After coming back through the same aid station once again, you jump back on the marathon course, which is a 6 mile downhill to the last aid station. This downhill was fun, but it was finally starting to get hot as I dropped a bit in altitude. While all of the aid stations were great, this last one I will never forget. As I came in, they greeted me with two towels soaked in ice water for my head and neck, dipped my hat in ice water, and gave me two otter pops. What a great feeling it was. Special thanks to this aid station crew!
After leaving the last aid station, we had to run four miles along a pretty flat hiking/biking trail, including about a half mile along pavement into Eden, Utah to cross the finish line. I crossed the line in 6:09:33 for 31 miles, 6K feet of elevation gain, and an 11th overall finish. All said and done, I was happy with my day. I felt relaxed most of the run and it helped me get a better feeling for where I was at in my preparation for next months race. Mission accomplished!
I have to say, I was really happy with this race. Everything from packet pickup to finish line activities was extremely well organized. I don’t often run races more than once (with a few exceptions), but I could see running this one again. If you are looking for a nice, runnable 50K with a local feel, I would definitely recommend this race. Here are some of the key points!
- So many aid stations! With one every 3-6 miles, I could travel light and not worry about water, even in the heat.
- Gain is front loaded, which means you knock out all of the hills while the legs are fresher. This actually helped me get my first ever negative split.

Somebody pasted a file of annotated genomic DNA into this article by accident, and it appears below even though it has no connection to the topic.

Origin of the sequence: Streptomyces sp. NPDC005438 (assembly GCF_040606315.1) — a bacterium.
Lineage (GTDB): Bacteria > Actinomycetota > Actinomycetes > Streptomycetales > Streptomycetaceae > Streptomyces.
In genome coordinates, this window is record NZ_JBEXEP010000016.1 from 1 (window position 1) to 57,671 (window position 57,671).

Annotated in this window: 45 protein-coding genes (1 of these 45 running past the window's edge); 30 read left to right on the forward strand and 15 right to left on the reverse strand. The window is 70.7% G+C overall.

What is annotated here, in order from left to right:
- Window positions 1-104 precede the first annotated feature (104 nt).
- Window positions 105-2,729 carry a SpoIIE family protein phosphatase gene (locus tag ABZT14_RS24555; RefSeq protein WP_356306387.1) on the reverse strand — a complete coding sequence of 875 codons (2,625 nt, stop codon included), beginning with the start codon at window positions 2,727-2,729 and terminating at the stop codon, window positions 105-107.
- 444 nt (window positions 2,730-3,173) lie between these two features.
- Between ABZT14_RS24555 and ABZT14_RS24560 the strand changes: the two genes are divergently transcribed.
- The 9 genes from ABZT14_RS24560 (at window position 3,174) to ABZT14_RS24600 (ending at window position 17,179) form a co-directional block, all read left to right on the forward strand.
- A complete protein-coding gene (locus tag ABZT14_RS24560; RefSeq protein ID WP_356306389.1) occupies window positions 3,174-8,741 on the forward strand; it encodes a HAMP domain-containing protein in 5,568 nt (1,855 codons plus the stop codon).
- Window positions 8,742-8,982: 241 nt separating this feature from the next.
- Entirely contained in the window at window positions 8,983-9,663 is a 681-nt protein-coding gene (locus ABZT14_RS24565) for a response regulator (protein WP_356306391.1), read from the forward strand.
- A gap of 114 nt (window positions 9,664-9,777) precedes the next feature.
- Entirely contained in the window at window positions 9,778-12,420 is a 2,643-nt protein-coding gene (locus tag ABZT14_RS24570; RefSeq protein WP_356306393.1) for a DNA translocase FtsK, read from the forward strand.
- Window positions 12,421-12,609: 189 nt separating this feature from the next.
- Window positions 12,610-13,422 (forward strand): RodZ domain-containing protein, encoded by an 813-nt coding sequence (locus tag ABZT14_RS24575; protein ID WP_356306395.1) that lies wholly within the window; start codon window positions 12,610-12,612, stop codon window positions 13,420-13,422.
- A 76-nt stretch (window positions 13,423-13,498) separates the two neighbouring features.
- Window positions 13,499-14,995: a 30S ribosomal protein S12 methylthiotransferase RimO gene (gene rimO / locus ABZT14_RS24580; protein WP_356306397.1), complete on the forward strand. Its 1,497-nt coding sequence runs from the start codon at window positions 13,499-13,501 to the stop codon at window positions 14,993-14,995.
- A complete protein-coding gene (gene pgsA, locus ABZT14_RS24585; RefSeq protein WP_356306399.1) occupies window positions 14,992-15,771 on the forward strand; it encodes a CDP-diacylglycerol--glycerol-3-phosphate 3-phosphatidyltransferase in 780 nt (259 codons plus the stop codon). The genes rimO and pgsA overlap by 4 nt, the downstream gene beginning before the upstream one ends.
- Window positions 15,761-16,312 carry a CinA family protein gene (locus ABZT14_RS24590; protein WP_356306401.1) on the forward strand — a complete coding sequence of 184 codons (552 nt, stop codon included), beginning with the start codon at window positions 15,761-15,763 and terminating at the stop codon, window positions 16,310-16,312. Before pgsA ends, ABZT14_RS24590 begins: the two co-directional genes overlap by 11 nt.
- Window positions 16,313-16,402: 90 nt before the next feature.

- The course is clean, well-groomed, and super runnable.
- Tons of raffle prizes from sponsors for the finishers, almost everyone got something this year.
- The last four miles of the course run along a pretty terrible trail along the shore of the Pineview Reservoir. Unless you want to run road, this is really the only way to the finish line, so I guess it could be worse. At the same time, the first 27 miles more than make up for it.
Thanks to my friends and family for their continued support. Thank you to the crew and volunteers of the Skyline 50K for a superbly run event. Lastly, thanks to all of my sponsors for enabling me with the best gear ever. Please show your love and check out my “What I Use” page for discounts on everything that I use and trust! Here is what I used.
- Topo Athletic MT-2: My favorite shoe in training and on race day.
- Injinji Trail 2.0 Mini-Crew: No blisters here.
- Orange Mud Vest Pack 1: Light, with enough room for the water and food I need to get me from one aid station to the next on race day.
- Headsweats Go Hat: If you wear hats on race day, there isn’t a better one out there.
- RAD Roller and Rod: I always need to take care of the muscles after a great run.